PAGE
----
I was introduced to my Cranky Old Man by his dog.  Brutus had adopted David about six months before wandering up to where I was sitting on a beach called Kismet.  Brutus s sat on my blanket and David had no choice. Our marriage had been arranged, if not by the fates, at least by Brutus.

David owned a dog training business at the time, but  Brutus  trained David.  Not the way it should be, but worked for us.    I had hopes once what Brutus did,  I could do.  Ha.  When Cranky Old Man says I am the boss,  his pants  flame.   As I have said before, if I am  the boss, how come Cranky Old Man doesn’t do  the dishes.  End of digression.  But not really a digression.

Now before some person starts cranking about thinking children are dogs, we are talking about a process–teaching right from wrong and the process is the same for dog or child, horse, or elephant.  There is someone in charge and someone expected to obey. Training dogs is all about who is  the boss.  The boss is the one who rewards and punishes.

One of the main things dog trainers must do is dominate, be the boss.  Often easier said then done.  Brutus was considered untrainable, that’s why David loved him and it wasn’t that he was untrainable, the dog had a very good sense of what was right and what was wrong.  He’d obey if your command made sense. He knew what mattered and lived according to that. Meant one Thanksgiving he ate the who turkey my grandmother left on the kitchen table.  Sharing food was not his thing.

He was also a dog who would not bite to get his way.  Hurting someone was forbidden.  Pushing, growling, threatening was allowed. We compromised a let.

Talk any length of time with a dog trainer and they will complain about owners who compromise all the time. they are like parents who can’t say know.  If you have read more than two or three of my posts, you know I rant about the push to turn parents into therapists, at least before values are taught and the kids in their teens.

The idea is that if a child feels understood s/he what you want when you want it.  Not true.  The younger the child, the more s/he will need training otherwise like David, the child only obeys when in the mood.  Teenagers who have been trained know right from wrong and that is when parents can let “Natural consequences” do the teaching.  Scary for parents, but less scary if the early years are spent training the child in four basic rules: don’t hurt yourself, don’t hurt others, respect property, and obey rules.


I have been criticized  for using the words “don’t, “obey, ” and “punishment.”  The main idea behind such criticism is that if you catch the child doing something right, you praise.  You ignore when the child does something wrong.  This approach supposedly allows children to  bloom and blossom without parents having to deal with tantrums or disobedience.  Just not true and let me teach you something about punishment.

Punishment is defined as pain after a behavior.  Child dumps glass of grape juice on white rug and smiles with delight at soft hearted Daddy who always just praises.  Not while looking at the purple spotted carpet. Child feels hurt, unloved, and mis-understood.   Isn’t that punishment?  Seems so to this Cranky Old Lady.

One whine of most adults casting back on their childhood is about not being praised for one thing or another.  I remember being offended when my parents praised my A’s but asked what they could to do help me do better in math.  And I whined.  Now I crank, then I whined.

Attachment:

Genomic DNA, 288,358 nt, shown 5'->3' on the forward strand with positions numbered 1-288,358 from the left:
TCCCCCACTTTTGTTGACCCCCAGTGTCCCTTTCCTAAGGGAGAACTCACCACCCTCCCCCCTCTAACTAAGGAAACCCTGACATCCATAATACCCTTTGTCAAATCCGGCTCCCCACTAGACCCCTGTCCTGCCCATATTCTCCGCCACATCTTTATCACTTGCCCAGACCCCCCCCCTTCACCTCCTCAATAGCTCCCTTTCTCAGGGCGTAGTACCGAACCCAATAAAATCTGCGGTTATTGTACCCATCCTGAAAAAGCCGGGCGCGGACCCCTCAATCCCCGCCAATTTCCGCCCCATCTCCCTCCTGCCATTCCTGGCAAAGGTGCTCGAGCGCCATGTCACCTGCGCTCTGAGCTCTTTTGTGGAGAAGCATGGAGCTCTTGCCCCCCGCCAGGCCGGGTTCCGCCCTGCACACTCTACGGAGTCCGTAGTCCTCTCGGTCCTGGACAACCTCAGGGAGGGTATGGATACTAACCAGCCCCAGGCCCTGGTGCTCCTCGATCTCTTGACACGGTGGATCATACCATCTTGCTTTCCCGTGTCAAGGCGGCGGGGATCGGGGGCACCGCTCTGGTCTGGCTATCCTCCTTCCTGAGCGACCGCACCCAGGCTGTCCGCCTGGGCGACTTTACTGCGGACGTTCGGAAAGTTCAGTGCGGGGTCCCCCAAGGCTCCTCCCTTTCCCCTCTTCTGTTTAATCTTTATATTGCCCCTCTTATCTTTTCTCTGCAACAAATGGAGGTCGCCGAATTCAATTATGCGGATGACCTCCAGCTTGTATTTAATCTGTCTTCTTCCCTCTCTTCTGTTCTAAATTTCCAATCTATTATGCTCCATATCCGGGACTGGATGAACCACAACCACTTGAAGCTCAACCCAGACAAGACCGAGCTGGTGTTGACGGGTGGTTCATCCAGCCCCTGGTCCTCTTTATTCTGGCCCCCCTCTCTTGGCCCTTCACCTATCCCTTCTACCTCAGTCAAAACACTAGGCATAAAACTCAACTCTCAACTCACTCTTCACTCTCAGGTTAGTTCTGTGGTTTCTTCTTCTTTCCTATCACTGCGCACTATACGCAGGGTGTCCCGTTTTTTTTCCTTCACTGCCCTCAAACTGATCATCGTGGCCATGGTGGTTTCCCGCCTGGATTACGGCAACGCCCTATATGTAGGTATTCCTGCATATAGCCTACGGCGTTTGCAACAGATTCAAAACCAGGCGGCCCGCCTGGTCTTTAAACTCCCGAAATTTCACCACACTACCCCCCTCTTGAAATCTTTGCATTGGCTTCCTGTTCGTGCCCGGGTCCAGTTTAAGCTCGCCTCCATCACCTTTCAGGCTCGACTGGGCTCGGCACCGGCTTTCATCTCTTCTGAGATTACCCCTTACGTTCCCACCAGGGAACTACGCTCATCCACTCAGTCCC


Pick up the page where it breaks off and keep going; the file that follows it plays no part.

Dog trainers know you have to do both.  You carry some treats and give one when puppy sits.  You have puppy on a leash and if he or she doesn’t sit, you give a tug on the leash and a push on the bottom half.  Punishing is not abuse, not the same as abuse.  Thinking punishment is the same as abuse is not helpful.  Abuse is wrong. Proper punishment of un-acceptable behavior is caring.

Moreover, let me repeat–not rewarding is punishment.   So power leaders, you are the boss because you are expected to show the way and that means having rules in place, training or teaching what is expected, praising the good and punishing the bad.

One last thought.  Studies of what makes for a happy marriage is the ratio of four good moments to one bad moment.  Works with dogs and children.  Smile more than  frown, pet more than jerk,  treat more than punish.

STAYING STRONG TIP  We all love being able to do what we want, but that is not the way life works. When we can’t we have three choices:  Wallowing in our unhappiness, getting on with what needs to be done, or work to improve the moment as best we can.  Work is called work, because we are paid to do it. School is called school because it was where we go to learn, childhood is called childhood because we have to be taught to become an adult.

Improving the moment is a concept of Marsha Linehan, you can go here for her self help workshop.   I was once told, I stole my Daily Emotional Fitness Exercises from Linehan.  Didn’t.  Great minds often are on the same path.  I am proud to be compared to her. Click here to go to my home page and learn some quick ways to improve the moment.  These are ways that can be taught to children also.

I developed my program for those we therapists  call the worried well so is easier to learn and practice.  If if helps you great, if not, you might need a bit of coaching, counseling or therapy.


If this has been helpful, of given you a little laugh or some food for thought, push the like button or share, like, and care. Will make me less cranky, make husband less cranky and gets may get you some brownie points with the Kindness Fairy.

IMAGE BY:  WalkingTheDog_tnb.png

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